Science Teachers Get Information and Tools to Teach about Biotechnology and Ethanol
The Kansas Corn Commission’s Seed to STEM summer workshop for science teachers wrapped up today after two days of intensive sessions that included classroom and lab instruction as well as tours of a farm and an ethanol plant. The workshop was designed to help science teachers incorporate lessons about biotechnology and ethanol in their classrooms. In addition to the two-day workshop, each of the 26 science teachers walked away with $400 worth of lab equipment for use at their schools.
Teacher quotes from the workshop:
“There is nothing worse than going to a workshop where they say, ‘You could do this in your classroom if you only had this stuff in your lab.’ With Seed to STEM, we are walking away with that stuff!”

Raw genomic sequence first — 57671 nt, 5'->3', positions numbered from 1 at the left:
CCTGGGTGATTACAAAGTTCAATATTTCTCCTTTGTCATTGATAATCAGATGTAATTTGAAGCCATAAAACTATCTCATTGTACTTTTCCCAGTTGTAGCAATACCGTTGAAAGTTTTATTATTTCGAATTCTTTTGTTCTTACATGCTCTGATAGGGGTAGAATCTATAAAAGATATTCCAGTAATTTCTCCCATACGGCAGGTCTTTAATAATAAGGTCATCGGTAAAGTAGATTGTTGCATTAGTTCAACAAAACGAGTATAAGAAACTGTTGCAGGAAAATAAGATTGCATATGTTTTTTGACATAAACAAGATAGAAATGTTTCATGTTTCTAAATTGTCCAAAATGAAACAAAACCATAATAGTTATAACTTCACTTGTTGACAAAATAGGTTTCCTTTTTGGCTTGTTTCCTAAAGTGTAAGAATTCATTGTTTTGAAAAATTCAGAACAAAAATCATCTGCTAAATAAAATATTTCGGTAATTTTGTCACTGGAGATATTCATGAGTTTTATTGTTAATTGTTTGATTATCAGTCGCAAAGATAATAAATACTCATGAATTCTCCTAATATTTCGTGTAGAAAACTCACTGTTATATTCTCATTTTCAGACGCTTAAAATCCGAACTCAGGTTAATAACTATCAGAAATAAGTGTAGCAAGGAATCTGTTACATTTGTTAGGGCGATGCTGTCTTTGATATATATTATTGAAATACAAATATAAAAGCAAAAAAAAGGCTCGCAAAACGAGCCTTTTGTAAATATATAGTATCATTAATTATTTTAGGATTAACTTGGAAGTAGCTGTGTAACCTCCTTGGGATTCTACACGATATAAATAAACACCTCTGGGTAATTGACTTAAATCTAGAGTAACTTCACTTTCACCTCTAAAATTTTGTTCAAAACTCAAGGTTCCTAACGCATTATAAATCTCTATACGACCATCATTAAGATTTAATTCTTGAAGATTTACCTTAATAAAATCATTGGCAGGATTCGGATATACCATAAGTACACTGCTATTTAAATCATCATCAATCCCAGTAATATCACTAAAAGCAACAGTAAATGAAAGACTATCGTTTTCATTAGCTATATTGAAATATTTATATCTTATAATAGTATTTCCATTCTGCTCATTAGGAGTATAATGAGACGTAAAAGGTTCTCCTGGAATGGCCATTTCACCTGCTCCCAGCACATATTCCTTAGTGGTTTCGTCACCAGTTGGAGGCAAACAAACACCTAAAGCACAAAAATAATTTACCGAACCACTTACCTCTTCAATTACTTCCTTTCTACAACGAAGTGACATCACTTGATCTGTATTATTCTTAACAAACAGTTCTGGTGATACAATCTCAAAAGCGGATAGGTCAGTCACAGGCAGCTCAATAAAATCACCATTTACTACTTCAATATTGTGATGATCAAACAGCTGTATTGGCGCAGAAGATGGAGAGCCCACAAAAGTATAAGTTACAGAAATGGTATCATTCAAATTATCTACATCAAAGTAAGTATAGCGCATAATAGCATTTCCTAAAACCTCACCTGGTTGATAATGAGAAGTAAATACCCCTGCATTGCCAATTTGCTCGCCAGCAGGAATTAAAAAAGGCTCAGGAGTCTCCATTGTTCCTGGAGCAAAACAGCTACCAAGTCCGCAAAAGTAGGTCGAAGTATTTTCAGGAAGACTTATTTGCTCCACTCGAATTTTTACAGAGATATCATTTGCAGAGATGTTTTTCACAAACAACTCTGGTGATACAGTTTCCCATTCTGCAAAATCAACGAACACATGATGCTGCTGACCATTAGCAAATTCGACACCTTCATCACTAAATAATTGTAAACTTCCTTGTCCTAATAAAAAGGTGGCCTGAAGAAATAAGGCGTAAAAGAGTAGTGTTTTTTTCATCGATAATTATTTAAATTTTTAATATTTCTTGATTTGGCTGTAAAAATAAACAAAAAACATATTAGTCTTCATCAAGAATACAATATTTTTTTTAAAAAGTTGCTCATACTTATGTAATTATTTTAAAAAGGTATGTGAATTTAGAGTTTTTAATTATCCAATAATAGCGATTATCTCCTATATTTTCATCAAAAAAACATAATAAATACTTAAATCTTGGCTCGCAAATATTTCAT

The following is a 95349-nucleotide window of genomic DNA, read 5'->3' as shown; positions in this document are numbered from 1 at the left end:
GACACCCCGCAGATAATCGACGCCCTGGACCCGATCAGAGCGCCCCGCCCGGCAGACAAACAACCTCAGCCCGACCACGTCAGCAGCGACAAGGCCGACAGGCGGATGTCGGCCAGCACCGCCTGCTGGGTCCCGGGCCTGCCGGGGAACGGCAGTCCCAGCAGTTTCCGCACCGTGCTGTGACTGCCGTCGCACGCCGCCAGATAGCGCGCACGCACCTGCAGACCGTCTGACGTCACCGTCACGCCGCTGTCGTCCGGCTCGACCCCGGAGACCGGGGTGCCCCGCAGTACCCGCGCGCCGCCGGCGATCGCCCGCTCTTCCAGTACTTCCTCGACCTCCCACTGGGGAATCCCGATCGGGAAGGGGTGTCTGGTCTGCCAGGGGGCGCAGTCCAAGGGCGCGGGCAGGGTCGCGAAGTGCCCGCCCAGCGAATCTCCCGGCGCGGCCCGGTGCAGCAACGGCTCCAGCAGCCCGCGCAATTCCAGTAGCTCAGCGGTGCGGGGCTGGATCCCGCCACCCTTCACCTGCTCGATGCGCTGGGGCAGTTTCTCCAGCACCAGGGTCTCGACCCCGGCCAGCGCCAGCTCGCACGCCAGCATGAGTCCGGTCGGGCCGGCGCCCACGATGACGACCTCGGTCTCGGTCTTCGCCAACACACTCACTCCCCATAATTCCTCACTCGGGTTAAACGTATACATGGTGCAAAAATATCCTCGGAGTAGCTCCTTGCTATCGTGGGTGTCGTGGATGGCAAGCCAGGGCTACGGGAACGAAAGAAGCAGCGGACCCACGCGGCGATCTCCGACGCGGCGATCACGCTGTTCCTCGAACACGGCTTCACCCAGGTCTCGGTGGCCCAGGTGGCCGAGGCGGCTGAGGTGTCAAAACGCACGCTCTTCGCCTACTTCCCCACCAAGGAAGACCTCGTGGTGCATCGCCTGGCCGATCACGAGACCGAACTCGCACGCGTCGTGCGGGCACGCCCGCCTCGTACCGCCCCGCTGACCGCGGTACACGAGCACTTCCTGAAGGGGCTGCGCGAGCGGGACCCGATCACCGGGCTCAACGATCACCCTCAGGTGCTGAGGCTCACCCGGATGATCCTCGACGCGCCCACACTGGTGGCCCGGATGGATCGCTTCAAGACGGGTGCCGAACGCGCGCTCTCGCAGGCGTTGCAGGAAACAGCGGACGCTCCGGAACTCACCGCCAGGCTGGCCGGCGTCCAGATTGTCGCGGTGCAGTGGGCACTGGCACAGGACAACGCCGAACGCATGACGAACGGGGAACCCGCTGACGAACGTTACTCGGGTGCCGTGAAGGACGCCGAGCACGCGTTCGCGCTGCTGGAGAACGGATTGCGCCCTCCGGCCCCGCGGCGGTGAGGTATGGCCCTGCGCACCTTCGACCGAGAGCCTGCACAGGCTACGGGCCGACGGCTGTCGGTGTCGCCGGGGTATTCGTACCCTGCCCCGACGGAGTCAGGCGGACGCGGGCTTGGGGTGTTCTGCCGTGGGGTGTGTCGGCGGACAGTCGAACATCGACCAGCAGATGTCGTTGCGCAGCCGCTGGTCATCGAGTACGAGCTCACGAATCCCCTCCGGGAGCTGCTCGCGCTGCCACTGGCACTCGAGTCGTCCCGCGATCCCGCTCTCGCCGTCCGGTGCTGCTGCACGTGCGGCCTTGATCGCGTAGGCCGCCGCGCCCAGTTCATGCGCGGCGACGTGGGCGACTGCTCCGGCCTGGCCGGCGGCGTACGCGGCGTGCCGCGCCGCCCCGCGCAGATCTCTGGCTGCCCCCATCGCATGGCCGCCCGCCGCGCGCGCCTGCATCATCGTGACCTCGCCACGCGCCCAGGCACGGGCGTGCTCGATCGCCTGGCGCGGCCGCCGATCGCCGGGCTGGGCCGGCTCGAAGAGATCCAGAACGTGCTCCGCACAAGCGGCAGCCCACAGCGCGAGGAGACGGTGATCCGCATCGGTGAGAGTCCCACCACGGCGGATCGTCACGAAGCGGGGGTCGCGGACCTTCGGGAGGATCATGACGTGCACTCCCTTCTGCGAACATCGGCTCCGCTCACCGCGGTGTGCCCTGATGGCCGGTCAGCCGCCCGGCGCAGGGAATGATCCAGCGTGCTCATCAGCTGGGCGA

“There’s book learning and real learning, and this is real learning.”
“Being able to take these things and share them with our kids, that’s the best thing you could do for us.”
Kansas Corn Commission CEO Greg Krissek said the commission was interested in supporting science education in schools.
“There is truly an amazing amount of science involved in corn farming today. In this summer’s courses, we are focusing on biotechnology and ethanol. We want to get high school teachers and their students energized about the role science plays in agriculture,” Kansas Corn Commission CEO Greg Krissek said. “With the lab materials we are sending home with the teachers, we are not only giving them lesson plans, we are supporting science education in their schools.”
For more information on the program, visit seed2stem.org